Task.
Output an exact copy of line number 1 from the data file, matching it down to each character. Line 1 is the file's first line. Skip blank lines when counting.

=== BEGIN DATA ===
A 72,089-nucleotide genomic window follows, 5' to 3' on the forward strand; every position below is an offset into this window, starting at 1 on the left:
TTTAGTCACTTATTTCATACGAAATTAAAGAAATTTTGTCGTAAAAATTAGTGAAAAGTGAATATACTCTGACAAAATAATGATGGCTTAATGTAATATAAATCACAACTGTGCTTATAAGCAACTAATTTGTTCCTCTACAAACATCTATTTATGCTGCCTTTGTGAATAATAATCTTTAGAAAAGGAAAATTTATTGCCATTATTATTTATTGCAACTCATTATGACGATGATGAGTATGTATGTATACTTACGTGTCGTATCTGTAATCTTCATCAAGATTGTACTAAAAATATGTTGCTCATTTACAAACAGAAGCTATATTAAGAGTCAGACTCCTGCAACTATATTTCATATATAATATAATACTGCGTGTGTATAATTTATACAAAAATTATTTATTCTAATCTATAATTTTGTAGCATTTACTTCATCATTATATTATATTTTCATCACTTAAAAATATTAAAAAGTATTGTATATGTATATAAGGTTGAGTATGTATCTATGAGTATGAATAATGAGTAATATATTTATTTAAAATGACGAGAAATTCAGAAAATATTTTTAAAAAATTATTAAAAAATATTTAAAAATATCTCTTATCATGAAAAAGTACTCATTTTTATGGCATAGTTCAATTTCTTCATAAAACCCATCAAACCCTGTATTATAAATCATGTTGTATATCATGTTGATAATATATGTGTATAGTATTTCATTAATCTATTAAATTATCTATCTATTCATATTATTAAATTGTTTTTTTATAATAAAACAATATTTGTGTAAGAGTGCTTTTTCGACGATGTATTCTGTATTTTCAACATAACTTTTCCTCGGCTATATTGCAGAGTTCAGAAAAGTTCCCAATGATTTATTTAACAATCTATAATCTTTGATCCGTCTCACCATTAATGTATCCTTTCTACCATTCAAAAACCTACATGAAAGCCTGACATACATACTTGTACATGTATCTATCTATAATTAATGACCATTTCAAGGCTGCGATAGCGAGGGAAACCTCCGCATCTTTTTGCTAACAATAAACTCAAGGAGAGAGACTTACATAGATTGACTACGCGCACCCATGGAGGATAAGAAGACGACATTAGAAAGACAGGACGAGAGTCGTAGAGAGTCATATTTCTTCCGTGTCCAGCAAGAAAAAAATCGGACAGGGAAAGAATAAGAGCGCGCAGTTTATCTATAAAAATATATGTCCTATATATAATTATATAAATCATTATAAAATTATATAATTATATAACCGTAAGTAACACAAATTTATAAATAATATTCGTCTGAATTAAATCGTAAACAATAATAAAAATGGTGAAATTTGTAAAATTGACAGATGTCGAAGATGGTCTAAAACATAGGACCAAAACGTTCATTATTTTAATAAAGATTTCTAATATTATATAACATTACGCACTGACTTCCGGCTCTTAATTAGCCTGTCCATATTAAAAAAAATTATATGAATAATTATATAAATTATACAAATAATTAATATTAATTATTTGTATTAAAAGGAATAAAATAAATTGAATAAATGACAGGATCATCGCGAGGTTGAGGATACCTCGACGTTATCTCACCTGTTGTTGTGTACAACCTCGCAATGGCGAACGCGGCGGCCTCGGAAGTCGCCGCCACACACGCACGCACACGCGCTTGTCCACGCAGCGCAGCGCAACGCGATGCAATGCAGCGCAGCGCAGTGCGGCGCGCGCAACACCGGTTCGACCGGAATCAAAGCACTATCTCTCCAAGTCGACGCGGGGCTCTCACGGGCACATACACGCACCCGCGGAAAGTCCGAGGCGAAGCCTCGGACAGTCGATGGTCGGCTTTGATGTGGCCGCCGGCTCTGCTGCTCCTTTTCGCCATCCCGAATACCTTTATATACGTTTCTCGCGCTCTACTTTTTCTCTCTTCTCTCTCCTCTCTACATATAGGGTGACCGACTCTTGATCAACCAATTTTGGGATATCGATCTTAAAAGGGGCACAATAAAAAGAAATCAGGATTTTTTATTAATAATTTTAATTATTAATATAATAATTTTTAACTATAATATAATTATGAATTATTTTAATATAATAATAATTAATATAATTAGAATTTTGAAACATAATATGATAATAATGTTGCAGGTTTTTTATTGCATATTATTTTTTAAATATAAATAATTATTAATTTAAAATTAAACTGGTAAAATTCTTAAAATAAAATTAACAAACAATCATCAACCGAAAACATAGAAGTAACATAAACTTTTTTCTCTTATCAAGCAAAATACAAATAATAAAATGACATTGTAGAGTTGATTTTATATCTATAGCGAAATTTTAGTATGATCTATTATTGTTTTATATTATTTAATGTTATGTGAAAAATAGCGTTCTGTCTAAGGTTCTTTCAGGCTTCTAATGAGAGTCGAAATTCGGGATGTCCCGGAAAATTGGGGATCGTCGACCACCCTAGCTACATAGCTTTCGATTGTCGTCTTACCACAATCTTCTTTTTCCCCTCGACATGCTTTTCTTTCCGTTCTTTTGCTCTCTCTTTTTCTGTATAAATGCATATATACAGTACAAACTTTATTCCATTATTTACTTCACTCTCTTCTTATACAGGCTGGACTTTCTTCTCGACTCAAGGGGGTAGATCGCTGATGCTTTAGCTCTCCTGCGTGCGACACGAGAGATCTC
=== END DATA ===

A 72,089-nucleotide genomic window follows, 5' to 3' on the forward strand; every position below is an offset into this window, starting at 1 on the left: